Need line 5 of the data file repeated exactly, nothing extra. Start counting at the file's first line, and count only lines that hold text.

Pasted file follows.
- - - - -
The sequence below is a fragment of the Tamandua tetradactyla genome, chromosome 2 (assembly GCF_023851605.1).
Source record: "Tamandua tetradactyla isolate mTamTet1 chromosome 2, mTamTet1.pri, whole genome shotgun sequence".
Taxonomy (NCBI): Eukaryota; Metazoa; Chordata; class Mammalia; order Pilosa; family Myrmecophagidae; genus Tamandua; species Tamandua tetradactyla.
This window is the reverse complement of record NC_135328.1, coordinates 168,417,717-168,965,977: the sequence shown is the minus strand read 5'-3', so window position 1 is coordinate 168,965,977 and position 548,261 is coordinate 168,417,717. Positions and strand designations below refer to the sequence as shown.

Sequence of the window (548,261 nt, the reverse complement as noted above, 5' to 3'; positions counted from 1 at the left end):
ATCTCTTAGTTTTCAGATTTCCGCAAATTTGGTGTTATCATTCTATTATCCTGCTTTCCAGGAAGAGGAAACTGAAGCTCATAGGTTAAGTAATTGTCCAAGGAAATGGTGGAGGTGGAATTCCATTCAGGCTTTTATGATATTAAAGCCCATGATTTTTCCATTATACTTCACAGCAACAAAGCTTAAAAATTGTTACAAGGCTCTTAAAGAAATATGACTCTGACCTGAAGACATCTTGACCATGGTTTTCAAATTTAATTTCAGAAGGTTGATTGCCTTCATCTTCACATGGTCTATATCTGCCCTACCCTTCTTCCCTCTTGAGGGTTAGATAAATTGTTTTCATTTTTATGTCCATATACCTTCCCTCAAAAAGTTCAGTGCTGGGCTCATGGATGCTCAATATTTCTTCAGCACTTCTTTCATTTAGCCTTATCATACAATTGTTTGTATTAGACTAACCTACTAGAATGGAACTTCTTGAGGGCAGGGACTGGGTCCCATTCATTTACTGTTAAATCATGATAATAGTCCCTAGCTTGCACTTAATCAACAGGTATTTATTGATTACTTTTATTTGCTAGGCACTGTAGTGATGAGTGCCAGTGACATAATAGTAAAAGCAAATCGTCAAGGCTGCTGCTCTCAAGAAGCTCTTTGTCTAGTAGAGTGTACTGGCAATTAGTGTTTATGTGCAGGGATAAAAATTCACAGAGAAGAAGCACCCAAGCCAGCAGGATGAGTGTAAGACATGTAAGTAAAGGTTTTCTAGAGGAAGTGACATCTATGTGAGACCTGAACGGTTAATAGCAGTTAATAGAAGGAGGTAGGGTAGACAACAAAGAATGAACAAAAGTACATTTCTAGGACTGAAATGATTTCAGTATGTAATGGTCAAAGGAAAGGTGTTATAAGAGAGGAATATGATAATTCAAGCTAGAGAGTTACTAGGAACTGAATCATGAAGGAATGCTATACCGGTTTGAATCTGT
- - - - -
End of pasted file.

Sequence of the window (548,261 nt, the reverse complement as noted above, 5' to 3'; positions counted from 1 at the left end):